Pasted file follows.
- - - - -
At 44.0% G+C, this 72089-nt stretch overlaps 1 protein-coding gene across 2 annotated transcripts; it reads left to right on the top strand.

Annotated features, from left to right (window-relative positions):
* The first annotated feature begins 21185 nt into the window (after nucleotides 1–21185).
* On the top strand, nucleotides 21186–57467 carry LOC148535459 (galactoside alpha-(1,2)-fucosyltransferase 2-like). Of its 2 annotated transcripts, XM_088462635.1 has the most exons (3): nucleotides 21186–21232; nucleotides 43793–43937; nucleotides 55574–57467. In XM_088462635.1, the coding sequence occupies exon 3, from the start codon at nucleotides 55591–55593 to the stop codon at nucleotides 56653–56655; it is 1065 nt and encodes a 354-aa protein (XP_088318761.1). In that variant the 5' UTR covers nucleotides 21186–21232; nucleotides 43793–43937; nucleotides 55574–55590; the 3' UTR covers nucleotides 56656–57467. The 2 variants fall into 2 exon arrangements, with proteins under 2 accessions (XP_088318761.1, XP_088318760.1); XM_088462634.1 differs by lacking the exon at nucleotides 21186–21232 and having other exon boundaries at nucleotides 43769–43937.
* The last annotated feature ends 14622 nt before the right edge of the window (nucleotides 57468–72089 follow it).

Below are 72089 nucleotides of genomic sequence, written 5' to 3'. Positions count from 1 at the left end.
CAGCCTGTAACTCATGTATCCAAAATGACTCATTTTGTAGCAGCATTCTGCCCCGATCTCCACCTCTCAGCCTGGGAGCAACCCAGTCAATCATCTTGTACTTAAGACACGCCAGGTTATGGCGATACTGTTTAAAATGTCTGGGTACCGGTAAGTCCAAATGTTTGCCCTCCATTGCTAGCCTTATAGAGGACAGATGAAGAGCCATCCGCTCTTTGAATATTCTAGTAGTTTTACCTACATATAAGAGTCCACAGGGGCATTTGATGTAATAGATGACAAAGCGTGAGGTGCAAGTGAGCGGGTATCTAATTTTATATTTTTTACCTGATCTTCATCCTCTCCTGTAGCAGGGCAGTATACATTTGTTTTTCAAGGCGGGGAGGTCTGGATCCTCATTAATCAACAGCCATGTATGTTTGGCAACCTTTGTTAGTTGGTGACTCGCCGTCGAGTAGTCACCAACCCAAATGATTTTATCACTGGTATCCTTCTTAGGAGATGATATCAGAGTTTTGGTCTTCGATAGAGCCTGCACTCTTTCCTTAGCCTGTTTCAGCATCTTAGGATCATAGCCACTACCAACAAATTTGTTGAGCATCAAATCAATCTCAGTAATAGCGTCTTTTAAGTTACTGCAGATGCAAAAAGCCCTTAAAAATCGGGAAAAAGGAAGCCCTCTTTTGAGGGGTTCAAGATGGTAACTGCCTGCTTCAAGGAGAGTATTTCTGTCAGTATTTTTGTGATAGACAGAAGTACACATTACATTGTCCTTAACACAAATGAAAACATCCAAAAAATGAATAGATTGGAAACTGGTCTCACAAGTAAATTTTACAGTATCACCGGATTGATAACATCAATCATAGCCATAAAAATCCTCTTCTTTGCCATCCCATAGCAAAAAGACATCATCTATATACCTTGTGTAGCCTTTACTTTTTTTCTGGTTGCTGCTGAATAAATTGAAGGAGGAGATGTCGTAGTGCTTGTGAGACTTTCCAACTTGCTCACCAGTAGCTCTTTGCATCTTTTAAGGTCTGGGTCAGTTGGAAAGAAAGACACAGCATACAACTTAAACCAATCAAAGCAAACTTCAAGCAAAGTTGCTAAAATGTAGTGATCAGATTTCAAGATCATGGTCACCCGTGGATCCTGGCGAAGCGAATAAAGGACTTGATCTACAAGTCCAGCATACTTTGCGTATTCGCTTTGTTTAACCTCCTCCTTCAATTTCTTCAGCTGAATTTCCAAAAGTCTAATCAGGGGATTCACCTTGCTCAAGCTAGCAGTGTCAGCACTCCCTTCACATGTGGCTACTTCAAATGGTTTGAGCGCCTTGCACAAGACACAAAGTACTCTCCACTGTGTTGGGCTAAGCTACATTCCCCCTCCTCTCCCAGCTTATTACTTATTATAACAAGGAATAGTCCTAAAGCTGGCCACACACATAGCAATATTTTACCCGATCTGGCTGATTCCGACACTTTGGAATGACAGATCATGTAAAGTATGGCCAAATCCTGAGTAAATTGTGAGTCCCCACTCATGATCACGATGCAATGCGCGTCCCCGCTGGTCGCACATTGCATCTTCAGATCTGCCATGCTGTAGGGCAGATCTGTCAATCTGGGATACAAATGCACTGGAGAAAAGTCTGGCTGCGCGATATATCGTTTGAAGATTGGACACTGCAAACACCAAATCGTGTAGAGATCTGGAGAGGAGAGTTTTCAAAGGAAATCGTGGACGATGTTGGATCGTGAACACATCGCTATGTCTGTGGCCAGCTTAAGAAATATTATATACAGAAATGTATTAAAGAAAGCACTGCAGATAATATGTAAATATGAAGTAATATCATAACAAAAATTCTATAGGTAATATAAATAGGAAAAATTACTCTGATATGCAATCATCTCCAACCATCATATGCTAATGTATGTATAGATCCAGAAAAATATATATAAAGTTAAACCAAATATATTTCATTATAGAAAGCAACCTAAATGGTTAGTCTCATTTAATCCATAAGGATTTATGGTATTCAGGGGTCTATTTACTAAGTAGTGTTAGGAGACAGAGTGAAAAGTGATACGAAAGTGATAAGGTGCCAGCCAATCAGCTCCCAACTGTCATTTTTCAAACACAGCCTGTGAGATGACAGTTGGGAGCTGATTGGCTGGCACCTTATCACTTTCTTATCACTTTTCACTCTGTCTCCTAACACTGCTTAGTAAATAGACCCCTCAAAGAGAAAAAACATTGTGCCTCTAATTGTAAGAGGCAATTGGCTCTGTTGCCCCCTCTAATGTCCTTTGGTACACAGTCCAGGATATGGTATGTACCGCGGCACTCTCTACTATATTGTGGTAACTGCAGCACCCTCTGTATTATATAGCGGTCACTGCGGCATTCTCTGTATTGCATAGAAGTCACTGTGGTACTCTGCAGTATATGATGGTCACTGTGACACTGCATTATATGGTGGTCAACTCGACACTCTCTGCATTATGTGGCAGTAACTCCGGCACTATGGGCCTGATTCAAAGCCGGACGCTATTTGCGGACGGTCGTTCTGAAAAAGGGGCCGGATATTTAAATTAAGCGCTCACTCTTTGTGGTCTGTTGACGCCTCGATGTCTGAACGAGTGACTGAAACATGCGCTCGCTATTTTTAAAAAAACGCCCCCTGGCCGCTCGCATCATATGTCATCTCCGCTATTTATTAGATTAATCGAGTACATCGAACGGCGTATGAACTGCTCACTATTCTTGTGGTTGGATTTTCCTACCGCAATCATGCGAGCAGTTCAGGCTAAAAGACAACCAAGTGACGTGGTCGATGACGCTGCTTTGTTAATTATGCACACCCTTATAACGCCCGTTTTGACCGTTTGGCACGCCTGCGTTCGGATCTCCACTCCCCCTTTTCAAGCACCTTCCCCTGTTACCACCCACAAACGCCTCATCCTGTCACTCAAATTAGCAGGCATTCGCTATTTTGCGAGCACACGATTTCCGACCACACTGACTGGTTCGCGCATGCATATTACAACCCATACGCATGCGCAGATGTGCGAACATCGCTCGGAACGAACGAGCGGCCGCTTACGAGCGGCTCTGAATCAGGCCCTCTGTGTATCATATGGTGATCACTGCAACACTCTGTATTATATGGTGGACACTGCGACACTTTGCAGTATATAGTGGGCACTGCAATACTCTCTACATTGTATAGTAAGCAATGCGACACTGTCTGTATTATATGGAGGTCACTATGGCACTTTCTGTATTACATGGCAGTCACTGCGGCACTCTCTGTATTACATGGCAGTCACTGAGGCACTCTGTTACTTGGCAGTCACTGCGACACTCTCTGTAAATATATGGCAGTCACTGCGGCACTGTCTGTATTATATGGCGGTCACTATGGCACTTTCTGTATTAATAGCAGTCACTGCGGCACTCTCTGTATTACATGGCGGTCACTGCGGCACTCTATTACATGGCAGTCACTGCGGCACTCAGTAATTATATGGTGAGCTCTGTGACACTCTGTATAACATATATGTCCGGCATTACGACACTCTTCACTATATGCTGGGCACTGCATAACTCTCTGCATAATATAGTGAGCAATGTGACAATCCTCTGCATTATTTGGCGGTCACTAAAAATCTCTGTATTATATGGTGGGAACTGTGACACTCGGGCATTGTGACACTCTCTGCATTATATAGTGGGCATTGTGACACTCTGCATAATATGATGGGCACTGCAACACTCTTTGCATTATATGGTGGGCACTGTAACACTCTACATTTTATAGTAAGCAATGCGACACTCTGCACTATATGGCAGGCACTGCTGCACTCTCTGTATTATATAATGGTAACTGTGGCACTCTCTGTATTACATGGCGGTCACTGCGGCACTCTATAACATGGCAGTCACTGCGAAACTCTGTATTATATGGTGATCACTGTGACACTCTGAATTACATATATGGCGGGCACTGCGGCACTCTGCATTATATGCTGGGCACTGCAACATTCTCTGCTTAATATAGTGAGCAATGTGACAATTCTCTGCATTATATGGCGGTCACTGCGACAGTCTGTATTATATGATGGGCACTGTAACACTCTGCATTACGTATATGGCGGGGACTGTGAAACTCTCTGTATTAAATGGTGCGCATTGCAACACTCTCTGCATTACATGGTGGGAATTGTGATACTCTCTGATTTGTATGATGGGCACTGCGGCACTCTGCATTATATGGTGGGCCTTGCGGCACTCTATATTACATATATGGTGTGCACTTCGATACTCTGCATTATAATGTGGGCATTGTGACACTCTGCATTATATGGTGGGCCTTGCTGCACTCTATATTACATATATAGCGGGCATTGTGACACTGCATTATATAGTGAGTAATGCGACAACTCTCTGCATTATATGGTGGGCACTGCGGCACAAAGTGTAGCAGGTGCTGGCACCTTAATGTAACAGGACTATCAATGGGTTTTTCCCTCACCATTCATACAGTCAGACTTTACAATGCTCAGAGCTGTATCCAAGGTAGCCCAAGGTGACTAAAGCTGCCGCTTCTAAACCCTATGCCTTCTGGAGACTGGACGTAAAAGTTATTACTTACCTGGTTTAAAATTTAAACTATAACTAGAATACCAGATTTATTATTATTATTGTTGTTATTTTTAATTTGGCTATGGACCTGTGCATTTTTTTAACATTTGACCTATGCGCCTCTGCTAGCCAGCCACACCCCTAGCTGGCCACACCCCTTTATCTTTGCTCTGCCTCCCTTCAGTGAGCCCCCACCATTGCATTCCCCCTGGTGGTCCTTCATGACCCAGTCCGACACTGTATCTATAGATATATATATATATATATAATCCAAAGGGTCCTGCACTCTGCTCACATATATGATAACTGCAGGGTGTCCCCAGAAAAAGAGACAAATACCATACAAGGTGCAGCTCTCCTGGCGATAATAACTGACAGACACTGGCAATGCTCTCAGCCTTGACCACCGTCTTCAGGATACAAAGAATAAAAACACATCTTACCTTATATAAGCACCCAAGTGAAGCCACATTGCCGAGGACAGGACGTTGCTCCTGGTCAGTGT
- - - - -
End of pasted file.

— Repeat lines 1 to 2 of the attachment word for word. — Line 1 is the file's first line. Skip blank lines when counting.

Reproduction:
At 44.0% G+C, this 72089-nt stretch overlaps 1 protein-coding gene across 2 annotated transcripts; it reads left to right on the top strand.

Annotated features, from left to right (window-relative positions):